Three U.S. Senators led by Senator John McCain (R-AZ) visited Norway from August 16-18. Senator McCain stopped in Svalbard and Bodø, and was joined by Senators Sheldon Whitehouse (D-RI), and John Barrasso (R-WY) in Oslo. The visit was part of a larger European tour focusing on regional security concerns and U.S. interests.
In Svalbard, U.S. Charge d’Affaires Jim DeHart, Norwegian State Secretary Bård Glad Pedersen, Norwegian Ambassador to the United States Kåre Aas, and Norwegian Polar Ambassador Else Berit Eikeland greeted Senator McCain. The group toured Ny-Ålesund, visiting with climate researchers and participating in the daily weather balloon launch. Senator McCain also sailed around Kongsfjord, surveying the retreat of glaciers due to climate change. He was able clearly see the retreat of the glaciers compared to his 2004 visit with then-Senator Hillary Clinton. In Longyearbyen, Senator McCain inspected Governor of Svalbard’s new Arctic Search and Rescue helicopter fleet. Arctic Search and Rescue is a priority for the United States during our Arctic Council Chairmanship.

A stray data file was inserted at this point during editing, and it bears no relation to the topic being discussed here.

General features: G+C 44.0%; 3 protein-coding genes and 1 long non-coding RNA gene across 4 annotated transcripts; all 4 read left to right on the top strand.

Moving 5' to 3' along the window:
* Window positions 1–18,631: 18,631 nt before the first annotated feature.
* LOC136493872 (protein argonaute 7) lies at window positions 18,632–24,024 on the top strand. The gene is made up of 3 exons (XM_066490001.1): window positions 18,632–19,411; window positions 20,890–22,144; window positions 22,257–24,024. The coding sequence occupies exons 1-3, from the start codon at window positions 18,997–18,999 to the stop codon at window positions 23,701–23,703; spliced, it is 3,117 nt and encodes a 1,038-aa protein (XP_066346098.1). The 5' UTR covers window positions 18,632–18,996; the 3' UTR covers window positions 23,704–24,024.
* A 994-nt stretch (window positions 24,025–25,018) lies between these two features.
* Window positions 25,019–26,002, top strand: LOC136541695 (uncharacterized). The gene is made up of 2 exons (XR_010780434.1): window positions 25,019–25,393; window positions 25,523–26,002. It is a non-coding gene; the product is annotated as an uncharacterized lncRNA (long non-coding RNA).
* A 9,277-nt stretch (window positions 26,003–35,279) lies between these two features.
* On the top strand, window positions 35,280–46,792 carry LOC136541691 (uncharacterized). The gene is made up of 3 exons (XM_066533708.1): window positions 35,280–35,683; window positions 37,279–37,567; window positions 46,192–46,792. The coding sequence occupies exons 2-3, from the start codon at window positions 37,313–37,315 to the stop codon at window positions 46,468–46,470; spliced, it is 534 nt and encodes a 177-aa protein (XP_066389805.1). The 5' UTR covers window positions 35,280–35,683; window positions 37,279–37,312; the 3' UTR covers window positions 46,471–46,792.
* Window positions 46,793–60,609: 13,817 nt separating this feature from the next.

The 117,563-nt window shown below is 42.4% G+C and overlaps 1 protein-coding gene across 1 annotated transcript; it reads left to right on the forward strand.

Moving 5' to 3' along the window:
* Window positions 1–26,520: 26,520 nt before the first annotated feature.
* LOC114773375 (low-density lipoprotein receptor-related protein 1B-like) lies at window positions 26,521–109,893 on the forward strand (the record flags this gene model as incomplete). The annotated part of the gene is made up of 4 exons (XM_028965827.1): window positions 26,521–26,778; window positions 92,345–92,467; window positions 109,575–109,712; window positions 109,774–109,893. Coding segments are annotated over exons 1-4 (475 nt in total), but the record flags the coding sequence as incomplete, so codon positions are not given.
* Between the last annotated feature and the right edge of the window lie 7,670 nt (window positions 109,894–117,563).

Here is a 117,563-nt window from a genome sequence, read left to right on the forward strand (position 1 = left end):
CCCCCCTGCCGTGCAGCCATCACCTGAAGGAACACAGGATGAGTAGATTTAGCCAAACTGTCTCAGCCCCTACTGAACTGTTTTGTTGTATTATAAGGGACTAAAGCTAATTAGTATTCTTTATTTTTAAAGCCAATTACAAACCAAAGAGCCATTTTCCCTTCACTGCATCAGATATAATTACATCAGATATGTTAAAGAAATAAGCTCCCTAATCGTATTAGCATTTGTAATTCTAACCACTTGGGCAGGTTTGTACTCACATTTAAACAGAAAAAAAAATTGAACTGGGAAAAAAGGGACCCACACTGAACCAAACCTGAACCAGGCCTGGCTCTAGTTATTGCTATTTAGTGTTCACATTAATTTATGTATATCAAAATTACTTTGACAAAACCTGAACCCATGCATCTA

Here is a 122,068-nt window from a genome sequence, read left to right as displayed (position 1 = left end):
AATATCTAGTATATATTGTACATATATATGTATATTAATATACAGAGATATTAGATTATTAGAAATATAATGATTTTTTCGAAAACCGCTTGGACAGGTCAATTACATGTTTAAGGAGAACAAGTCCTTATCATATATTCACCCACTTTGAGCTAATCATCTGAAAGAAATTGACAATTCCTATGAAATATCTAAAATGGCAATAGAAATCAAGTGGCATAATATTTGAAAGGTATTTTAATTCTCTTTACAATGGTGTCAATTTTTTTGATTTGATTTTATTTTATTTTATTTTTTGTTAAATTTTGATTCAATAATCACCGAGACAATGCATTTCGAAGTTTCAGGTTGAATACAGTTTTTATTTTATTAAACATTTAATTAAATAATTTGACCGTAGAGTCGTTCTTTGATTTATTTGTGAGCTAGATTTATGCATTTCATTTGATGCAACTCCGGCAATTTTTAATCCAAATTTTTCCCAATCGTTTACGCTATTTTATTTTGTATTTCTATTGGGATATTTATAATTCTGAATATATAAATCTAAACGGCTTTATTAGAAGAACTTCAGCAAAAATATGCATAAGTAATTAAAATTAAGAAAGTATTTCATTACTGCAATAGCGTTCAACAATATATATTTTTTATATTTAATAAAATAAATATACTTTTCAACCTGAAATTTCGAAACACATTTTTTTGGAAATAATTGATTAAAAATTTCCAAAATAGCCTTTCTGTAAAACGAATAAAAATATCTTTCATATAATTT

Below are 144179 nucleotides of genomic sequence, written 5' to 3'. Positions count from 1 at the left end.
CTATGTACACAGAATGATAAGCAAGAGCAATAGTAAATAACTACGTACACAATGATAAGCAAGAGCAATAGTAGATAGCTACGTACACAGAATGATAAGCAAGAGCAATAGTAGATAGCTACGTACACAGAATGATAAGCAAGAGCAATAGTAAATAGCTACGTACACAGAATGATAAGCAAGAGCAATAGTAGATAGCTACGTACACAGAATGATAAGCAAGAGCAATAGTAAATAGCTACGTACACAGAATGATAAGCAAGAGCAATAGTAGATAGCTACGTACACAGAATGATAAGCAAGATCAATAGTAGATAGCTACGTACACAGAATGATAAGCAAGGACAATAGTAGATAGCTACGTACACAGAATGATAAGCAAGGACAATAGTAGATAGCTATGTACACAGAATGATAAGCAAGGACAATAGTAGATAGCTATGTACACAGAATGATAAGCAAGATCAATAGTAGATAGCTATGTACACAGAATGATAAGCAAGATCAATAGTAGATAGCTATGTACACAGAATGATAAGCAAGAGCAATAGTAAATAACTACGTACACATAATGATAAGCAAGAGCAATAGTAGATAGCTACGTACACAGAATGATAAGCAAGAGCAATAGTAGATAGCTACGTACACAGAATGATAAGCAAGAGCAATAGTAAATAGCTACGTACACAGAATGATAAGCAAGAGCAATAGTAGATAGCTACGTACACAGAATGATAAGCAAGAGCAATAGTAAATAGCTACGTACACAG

En-route to Bodø, Senator McCain’s plane was greeted mid-air by two F-16 fighter jets which performed high altitude maneuvers. F-16 pilots are trained in the Senators home state of Arizona. Once on the ground, Senator McCain received a briefing on High North defense from members of the Norwegian Military, and witnessed a scramble drill. The drill demonstrated the F-16 pilots’ ability to take off within fifteen minutes of the alarm.
Joined by Senators Whitehouse and Barrasso in Oslo, the delegation met with Minister of Foreign Affairs Børge Brende and Minister of Defense Ine Marie Eriksen Søreide where the group discussed U.S.-Norway cooperation in areas such as Russian aggression, NATO, and ISIL. The Senators also traveled to Horten Naval Base where they met with members of the Norwegian Special Forces Operations and witnessed a demonstration of a forced ship boarding.